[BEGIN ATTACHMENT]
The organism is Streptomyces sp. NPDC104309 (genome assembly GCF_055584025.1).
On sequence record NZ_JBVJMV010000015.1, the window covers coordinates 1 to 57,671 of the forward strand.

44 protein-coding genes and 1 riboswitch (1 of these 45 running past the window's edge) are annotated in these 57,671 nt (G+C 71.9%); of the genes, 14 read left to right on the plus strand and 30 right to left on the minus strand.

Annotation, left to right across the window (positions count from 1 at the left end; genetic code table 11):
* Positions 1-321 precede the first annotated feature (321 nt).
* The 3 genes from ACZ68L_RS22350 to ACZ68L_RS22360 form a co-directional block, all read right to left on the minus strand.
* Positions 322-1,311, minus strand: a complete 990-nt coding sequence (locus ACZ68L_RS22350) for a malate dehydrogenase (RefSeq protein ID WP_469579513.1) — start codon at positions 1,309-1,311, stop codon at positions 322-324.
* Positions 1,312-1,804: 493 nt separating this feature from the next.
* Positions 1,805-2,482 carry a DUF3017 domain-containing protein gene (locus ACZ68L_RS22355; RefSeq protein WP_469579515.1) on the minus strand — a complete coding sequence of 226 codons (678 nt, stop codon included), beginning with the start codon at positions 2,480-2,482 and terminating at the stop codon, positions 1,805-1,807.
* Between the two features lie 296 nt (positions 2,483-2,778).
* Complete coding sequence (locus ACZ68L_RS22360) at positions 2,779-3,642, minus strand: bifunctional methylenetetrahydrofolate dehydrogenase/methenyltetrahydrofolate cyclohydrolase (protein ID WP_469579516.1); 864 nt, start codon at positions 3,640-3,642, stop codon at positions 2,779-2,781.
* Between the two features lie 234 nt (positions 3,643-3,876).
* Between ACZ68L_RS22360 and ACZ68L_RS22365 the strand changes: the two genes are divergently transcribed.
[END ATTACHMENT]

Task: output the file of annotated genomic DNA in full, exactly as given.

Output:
The organism is Streptomyces sp. NPDC104309 (genome assembly GCF_055584025.1).
On sequence record NZ_JBVJMV010000015.1, the window covers coordinates 1 to 57,671 of the forward strand.

44 protein-coding genes and 1 riboswitch (1 of these 45 running past the window's edge) are annotated in these 57,671 nt (G+C 71.9%); of the genes, 14 read left to right on the plus strand and 30 right to left on the minus strand.

Annotation, left to right across the window (positions count from 1 at the left end; genetic code table 11):
* Positions 1-321 precede the first annotated feature (321 nt).
* The 3 genes from ACZ68L_RS22350 to ACZ68L_RS22360 form a co-directional block, all read right to left on the minus strand.
* Positions 322-1,311, minus strand: a complete 990-nt coding sequence (locus ACZ68L_RS22350) for a malate dehydrogenase (RefSeq protein ID WP_469579513.1) — start codon at positions 1,309-1,311, stop codon at positions 322-324.
* Positions 1,312-1,804: 493 nt separating this feature from the next.
* Positions 1,805-2,482 carry a DUF3017 domain-containing protein gene (locus ACZ68L_RS22355; RefSeq protein WP_469579515.1) on the minus strand — a complete coding sequence of 226 codons (678 nt, stop codon included), beginning with the start codon at positions 2,480-2,482 and terminating at the stop codon, positions 1,805-1,807.
* Between the two features lie 296 nt (positions 2,483-2,778).
* Complete coding sequence (locus ACZ68L_RS22360) at positions 2,779-3,642, minus strand: bifunctional methylenetetrahydrofolate dehydrogenase/methenyltetrahydrofolate cyclohydrolase (protein ID WP_469579516.1); 864 nt, start codon at positions 3,640-3,642, stop codon at positions 2,779-2,781.
* Between the two features lie 234 nt (positions 3,643-3,876).
* Between ACZ68L_RS22360 and ACZ68L_RS22365 the strand changes: the two genes are divergently transcribed.